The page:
SEARCHING FOR PRIVACY
Even a democracy can create a governmental tyranny. And last week, the Supreme Court flashed yet another telltale sign that the rules of fair play in America are evolving in that direction. Deciding that police do not need to inform bus passengers about their constitutional rights to privacy, the Supreme Court has punched a massive hole into the Fourth Amendment. The case came about from a surprising set of facts: When a Greyhound bus driver exited at a Florida bus station, three state police officers climbed aboard to search passengers and their luggage. They did not inform passengers about their right to refuse a search, and bags of cocaine were found taped to two passengers' thighs.
The Justices declared, in the 6-3 decision, that police officers need not tell bus passengers they have the right to refuse such a search--a dramatic departure from previous search and seizure rules. In a very real sense, police may now use passengers' ignorance to coerce their way past Constitutional protections of privacy. If three police officers are hulking over you on a public bus, would you do what they ask?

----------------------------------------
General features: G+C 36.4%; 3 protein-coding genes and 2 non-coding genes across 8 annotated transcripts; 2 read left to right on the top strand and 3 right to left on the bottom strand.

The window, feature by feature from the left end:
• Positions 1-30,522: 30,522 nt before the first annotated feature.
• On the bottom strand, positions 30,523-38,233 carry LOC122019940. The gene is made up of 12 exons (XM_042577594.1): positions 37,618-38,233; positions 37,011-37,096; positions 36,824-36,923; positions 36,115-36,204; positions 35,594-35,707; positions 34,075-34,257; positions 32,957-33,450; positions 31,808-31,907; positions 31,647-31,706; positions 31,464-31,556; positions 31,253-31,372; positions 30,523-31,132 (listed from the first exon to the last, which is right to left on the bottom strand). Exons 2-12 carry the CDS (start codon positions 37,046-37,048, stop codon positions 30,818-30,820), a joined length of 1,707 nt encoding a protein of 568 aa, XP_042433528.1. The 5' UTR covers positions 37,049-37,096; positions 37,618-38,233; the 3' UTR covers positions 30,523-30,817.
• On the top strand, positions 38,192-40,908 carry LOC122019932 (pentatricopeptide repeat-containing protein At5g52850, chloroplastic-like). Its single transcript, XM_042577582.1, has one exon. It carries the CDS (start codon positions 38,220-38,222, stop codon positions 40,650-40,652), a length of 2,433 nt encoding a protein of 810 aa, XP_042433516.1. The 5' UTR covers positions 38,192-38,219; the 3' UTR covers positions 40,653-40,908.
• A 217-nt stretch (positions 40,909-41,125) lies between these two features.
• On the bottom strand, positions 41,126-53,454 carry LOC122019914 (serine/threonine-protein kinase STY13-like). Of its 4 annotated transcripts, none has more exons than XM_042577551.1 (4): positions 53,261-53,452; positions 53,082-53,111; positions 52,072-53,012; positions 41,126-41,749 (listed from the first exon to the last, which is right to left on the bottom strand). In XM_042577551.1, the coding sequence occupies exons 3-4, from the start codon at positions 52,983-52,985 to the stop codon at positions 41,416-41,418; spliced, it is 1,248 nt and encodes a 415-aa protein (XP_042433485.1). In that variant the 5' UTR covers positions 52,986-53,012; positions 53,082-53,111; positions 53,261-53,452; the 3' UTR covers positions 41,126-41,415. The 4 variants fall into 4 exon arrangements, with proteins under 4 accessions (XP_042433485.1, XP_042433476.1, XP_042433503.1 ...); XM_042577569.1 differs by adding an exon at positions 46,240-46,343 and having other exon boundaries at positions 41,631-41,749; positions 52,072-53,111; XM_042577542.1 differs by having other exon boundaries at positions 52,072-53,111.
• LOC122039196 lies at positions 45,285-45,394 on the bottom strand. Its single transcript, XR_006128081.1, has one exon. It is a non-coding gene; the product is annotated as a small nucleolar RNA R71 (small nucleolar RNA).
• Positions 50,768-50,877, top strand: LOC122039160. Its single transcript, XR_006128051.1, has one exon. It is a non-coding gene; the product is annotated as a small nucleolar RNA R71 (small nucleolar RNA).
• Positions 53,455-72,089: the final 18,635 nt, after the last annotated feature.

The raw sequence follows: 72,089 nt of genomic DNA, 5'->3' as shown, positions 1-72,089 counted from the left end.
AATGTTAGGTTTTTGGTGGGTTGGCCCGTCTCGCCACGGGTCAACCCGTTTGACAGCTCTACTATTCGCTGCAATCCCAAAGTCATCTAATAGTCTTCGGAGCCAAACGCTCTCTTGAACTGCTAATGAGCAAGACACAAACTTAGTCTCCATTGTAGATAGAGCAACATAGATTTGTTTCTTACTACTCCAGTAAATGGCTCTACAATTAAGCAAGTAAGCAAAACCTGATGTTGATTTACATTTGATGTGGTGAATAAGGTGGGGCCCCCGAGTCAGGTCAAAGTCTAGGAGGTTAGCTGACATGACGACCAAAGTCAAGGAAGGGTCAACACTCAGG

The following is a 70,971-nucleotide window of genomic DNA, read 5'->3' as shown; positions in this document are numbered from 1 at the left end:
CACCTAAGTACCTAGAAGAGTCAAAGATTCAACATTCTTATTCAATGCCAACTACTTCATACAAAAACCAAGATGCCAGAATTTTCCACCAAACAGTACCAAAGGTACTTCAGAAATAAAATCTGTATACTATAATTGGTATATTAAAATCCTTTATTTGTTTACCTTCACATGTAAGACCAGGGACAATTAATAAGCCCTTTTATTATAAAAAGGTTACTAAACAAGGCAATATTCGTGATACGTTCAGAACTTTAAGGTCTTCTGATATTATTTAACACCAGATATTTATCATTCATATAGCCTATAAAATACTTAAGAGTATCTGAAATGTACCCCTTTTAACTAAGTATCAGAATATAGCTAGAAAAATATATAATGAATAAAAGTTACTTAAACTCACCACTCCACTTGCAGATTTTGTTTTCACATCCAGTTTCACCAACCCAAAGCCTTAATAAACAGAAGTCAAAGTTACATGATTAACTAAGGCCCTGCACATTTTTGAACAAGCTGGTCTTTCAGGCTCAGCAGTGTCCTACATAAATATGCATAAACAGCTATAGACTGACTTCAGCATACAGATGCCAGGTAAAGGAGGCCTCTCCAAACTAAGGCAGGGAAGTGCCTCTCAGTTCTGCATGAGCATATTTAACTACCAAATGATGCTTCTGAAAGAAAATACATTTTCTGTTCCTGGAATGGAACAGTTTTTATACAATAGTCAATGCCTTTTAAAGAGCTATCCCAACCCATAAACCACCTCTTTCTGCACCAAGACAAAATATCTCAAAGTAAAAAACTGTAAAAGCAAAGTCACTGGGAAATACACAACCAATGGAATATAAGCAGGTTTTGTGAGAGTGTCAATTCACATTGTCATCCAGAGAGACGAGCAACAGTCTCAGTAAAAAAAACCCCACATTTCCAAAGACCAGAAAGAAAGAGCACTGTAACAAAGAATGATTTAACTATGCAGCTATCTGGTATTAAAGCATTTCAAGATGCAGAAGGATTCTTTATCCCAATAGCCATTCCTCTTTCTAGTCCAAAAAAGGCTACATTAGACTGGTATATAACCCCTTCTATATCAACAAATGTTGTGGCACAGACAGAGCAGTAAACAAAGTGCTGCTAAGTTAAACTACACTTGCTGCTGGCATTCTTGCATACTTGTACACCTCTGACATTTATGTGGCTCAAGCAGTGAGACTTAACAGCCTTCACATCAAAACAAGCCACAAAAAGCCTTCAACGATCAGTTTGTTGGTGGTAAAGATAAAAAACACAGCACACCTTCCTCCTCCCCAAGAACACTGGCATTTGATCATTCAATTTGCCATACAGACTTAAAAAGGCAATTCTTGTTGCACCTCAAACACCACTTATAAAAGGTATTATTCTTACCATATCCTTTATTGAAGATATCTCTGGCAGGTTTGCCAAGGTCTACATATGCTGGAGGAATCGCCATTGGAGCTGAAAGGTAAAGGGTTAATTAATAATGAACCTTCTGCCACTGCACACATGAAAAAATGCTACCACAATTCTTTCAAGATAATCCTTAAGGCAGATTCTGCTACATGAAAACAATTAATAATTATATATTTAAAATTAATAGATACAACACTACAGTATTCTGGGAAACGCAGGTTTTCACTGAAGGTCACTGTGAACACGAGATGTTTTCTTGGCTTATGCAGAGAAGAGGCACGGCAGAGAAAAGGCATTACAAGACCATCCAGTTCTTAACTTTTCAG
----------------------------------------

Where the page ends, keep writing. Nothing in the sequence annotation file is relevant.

This decision comes weeks after the Bush Administration announced they are providing additional allowances for law enforcement agents to pry into people's private lives--wire taps, non-warranted home searches, and the like. The decision by the Supreme Court opened the door even wider for such invasions. PHIL BUSSE
MABON'S 9 LIVES
Lon Mabon just won't go away. Last week, the president of the Oregon Citizens' Alliance (OCA), the state's most active anti-gay group, announced his candidacy for Senate. Mabon will be running with the Constitution Party of Oregon, a Christian-based political group that typically promotes anti-abortion and anti-homosexual agendas.
Just released from jail several weeks ago, Mabon has recently been busy contesting the validity of Oregon's judges, declaring their power unconstitutional. He was thrown into jail after refusing to pay damages to a woman who was physically abused at an OCA meeting. KATIA DUNN